I've received a couple quesitons about what I use to trigger my strobes (when I actually use them, of course) - the short answer is RadioPopper JrX's. The long, and more detailed, answer is RadioPopper JrX's with customized/hacked RPCubes (I'll come back to the modification). Basically, the JrX series of RadioPoppers allows you to control the power of your off-camera flashes in groups via knobs on your transmitter, which sits firmly above the eyepiece on your camera. Most radio-triggers simply send a 'fire' signal, the receiver picks that up, fires the flash, and that's the end of it. JrX's send a 'fire' and a 'quench/stop' signal - which happen to be correlated to the manual flash power levels we've become accustomed to. This means you don't have to walk to your flashes to adjust power levels, it can all be done behind the camera. Before I go on about the necessary modifications that need to be done, I should let you know that other systems out there that can do radio-controlled TTL, but not at this price-point, with this high of reliability, nor with physical knobs.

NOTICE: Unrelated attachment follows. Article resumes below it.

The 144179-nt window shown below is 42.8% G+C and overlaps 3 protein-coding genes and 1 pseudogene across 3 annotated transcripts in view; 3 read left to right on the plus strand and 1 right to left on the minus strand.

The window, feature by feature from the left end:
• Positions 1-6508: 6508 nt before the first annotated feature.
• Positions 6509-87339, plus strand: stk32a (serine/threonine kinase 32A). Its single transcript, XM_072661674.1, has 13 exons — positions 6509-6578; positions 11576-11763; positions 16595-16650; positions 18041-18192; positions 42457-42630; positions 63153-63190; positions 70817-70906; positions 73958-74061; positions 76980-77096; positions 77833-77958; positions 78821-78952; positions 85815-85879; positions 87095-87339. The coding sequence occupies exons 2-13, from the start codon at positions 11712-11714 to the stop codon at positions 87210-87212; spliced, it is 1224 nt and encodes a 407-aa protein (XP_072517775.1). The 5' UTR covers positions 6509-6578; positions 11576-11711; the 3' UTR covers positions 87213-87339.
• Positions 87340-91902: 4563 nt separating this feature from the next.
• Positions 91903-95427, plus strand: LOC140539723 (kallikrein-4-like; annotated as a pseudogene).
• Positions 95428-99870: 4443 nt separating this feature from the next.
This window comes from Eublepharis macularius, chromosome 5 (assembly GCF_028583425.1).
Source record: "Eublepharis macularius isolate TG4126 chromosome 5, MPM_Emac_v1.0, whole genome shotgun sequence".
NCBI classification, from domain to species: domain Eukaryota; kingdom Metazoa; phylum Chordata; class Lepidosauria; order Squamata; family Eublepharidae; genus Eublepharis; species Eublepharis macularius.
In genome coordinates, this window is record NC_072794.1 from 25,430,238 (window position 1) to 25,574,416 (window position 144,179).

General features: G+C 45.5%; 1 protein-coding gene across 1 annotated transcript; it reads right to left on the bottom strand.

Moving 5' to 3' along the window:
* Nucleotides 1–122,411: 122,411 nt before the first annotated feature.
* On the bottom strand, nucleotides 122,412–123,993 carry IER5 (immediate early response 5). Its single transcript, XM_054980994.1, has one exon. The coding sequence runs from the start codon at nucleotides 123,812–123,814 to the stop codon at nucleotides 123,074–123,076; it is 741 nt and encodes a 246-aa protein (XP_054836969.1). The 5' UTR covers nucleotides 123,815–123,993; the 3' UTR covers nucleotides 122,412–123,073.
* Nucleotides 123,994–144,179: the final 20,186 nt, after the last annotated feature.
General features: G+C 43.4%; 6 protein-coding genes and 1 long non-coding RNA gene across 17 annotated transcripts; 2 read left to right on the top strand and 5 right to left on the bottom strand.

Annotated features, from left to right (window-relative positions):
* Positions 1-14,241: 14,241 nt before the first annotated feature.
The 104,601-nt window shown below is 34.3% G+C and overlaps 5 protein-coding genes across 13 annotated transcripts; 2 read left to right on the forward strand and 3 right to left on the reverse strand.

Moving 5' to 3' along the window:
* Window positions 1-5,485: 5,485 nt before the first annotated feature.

My one gripe is that you actually have to make some mods to the setup to use the product as I'm explaining. Why? Well, I shoot Nikon and RadioPopper hasn't released a hotshoe that can receive the 'fire' and 'quench/stop' signals. Sort of an oversight if you ask me, but making one isn't complicated, so I won't complain too much. I learned how to do this nifty trick by scanning the strobist Flickr forum on this topic. Instead of making you read the entire thing, here's the link you want, and below explains it all in a photo.
What you need is a Nikon AS-E900 TTL Hotshoe adapter, a stereo headphone jack, and some electrical tape - no soldering required. Just cut them both open, make the necessary connections, and test it out. If you accidentally reversed the left/right channels, nothing bad will happen. In fact, nothing will happen, that's how you know it's backwards. After it's all set, cover it up with electrical tape. All done. Tip: make a bunch of these. They are cheap to make and you never know when you'll be expanding your collection of flashes.
So like I said, the field of radio-triggers with TTL functionality is not ruled by these things - they are the ones that will give you the best bang for the buck (in my opinion).
Check out RadioPopper JrX's here.